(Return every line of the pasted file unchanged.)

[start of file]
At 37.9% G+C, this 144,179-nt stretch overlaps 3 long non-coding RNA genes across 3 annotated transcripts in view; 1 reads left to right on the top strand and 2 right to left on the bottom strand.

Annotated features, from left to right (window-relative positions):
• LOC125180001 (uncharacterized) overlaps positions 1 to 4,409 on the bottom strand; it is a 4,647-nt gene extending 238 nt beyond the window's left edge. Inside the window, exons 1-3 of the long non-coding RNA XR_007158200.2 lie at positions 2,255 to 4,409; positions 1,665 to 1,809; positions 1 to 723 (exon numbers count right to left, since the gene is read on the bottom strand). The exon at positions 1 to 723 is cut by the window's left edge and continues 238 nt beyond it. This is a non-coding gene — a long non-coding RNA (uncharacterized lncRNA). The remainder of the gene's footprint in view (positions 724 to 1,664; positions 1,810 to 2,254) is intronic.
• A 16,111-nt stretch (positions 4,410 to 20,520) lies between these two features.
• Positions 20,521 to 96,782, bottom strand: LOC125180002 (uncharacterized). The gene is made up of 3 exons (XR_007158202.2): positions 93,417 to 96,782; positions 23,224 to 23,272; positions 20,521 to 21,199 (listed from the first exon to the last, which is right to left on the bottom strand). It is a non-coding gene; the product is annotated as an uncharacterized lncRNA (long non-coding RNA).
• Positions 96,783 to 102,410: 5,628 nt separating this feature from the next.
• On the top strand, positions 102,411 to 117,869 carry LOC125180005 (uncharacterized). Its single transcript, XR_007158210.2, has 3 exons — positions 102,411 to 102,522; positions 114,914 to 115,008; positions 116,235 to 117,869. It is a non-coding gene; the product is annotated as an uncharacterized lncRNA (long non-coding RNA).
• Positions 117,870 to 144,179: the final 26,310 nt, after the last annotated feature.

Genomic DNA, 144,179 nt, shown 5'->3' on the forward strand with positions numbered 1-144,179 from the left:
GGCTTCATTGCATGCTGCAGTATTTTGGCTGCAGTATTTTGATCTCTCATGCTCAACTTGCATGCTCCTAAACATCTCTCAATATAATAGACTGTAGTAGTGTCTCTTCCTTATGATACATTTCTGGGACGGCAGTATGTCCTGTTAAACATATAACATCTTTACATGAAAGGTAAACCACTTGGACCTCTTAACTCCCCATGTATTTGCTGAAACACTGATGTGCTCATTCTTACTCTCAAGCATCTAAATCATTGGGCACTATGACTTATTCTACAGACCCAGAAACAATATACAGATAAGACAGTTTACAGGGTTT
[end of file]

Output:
At 37.9% G+C, this 144,179-nt stretch overlaps 3 long non-coding RNA genes across 3 annotated transcripts in view; 1 reads left to right on the top strand and 2 right to left on the bottom strand.

Annotated features, from left to right (window-relative positions):
• LOC125180001 (uncharacterized) overlaps positions 1 to 4,409 on the bottom strand; it is a 4,647-nt gene extending 238 nt beyond the window's left edge. Inside the window, exons 1-3 of the long non-coding RNA XR_007158200.2 lie at positions 2,255 to 4,409; positions 1,665 to 1,809; positions 1 to 723 (exon numbers count right to left, since the gene is read on the bottom strand). The exon at positions 1 to 723 is cut by the window's left edge and continues 238 nt beyond it. This is a non-coding gene — a long non-coding RNA (uncharacterized lncRNA). The remainder of the gene's footprint in view (positions 724 to 1,664; positions 1,810 to 2,254) is intronic.
• A 16,111-nt stretch (positions 4,410 to 20,520) lies between these two features.
• Positions 20,521 to 96,782, bottom strand: LOC125180002 (uncharacterized). The gene is made up of 3 exons (XR_007158202.2): positions 93,417 to 96,782; positions 23,224 to 23,272; positions 20,521 to 21,199 (listed from the first exon to the last, which is right to left on the bottom strand). It is a non-coding gene; the product is annotated as an uncharacterized lncRNA (long non-coding RNA).
• Positions 96,783 to 102,410: 5,628 nt separating this feature from the next.
• On the top strand, positions 102,411 to 117,869 carry LOC125180005 (uncharacterized). Its single transcript, XR_007158210.2, has 3 exons — positions 102,411 to 102,522; positions 114,914 to 115,008; positions 116,235 to 117,869. It is a non-coding gene; the product is annotated as an uncharacterized lncRNA (long non-coding RNA).
• Positions 117,870 to 144,179: the final 26,310 nt, after the last annotated feature.

Genomic DNA, 144,179 nt, shown 5'->3' on the forward strand with positions numbered 1-144,179 from the left:
GGCTTCATTGCATGCTGCAGTATTTTGGCTGCAGTATTTTGATCTCTCATGCTCAACTTGCATGCTCCTAAACATCTCTCAATATAATAGACTGTAGTAGTGTCTCTTCCTTATGATACATTTCTGGGACGGCAGTATGTCCTGTTAAACATATAACATCTTTACATGAAAGGTAAACCACTTGGACCTCTTAACTCCCCATGTATTTGCTGAAACACTGATGTGCTCATTCTTACTCTCAAGCATCTAAATCATTGGGCACTATGACTTATTCTACAGACCCAGAAACAATATACAGATAAGACAGTTTACAGGGTTT